• Interaction with a cat who has Feline Leukemia Virus (FeLV is present in almost 50% of renal cancer cases)

A cat's kidneys do not have the tendency to repair well, leading to potential allowances of cancerous irregularities to flourish.

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Diagnosis of Kidney Cancer in Cats

Upon arrival at a veterinary clinic or animal hospital, the veterinarian will request your cat's complete medical history to look for any relative problems. Then, a physical examination and evaluation will take place. All other kidney and liver problems have to be ruled, out as many express the same symptoms. An X-ray or abdominal ultrasound is generally the first thing required to confirm the presence of tumors or irregularities in the kidneys.

If tumors or growths are found, a needle aspiration or biopsy will be needed to examine the properties of said tumors and determine if cancer is present. Extensive blood work will be needed, including a complete blood count and a biochemical profile looking for enzymes with elevated levels. Blood work will also show if the cat is a good surgical candidate or not. Urinalysis will be performed to look for blood traces, high white blood cell numbers, proteins, and even bacteria that could be exacerbating the renal situation. A kidney function test may also be suggested. After all of these tests, an MRI or CT scan will be requested to see if surgery is viable, and if so what the best course of action will be.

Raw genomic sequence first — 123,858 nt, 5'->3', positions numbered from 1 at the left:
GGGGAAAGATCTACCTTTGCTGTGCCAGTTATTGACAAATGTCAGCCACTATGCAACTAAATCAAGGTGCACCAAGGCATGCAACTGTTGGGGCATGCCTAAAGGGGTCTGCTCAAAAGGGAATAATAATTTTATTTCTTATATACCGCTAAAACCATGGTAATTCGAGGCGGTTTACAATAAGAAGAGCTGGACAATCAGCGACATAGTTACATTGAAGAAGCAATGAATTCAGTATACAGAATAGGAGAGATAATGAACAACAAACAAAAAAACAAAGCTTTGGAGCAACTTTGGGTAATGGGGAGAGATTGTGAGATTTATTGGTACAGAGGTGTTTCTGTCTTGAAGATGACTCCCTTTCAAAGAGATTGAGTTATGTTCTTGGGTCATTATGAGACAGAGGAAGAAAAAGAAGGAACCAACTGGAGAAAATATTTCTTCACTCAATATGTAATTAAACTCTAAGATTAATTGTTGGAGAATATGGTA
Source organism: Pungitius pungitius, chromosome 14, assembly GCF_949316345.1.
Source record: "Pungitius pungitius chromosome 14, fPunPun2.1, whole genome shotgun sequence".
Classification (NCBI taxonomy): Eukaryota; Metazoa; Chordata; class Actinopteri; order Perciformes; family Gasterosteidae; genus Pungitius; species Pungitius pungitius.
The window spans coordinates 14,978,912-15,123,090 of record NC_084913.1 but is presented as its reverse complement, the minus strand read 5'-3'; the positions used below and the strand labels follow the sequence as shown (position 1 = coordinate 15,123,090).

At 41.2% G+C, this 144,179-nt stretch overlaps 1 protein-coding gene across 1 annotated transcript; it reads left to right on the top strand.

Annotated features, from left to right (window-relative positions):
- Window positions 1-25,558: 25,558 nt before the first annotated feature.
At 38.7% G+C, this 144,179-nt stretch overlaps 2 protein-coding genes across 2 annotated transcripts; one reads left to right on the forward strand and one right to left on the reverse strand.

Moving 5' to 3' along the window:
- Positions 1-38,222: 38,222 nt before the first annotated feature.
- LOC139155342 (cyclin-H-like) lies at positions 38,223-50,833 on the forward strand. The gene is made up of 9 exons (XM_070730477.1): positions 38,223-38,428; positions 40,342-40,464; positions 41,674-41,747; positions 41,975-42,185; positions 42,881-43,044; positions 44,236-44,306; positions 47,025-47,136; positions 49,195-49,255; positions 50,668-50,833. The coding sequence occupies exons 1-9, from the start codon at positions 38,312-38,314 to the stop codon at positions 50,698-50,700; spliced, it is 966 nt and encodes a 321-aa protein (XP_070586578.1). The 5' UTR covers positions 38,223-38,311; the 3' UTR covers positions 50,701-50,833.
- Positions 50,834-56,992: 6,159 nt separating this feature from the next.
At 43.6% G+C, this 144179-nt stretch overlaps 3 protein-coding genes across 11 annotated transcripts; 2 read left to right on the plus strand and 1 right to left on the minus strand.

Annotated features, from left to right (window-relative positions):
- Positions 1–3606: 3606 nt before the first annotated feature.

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Treatment of Kidney Cancer in Cats

Many treatment options are available to cats facing renal cancer. Determining the right treatment will be based on the cancer's progression, the strength of the cat and the type of cancer that is present.

Surgery 

If only one kidney is affected by the cancer, often removal of the entire kidney is advised. This is a high-risk surgery, but offers the best chance of survival if the cancer has not yet metastasized to other parts of the body. The cat will be put under general anesthetic to undergo the surgery. A strict, at-home care regime will need to be administered if the surgery is successful.

Chemotherapy 

This treatment can be lengthy and expensive. Medications that combat cancerous cells will be given to the cat on a regular basis. If the renal cancer present is not lymphoma, chemotherapy may have no significant effect as a treatment.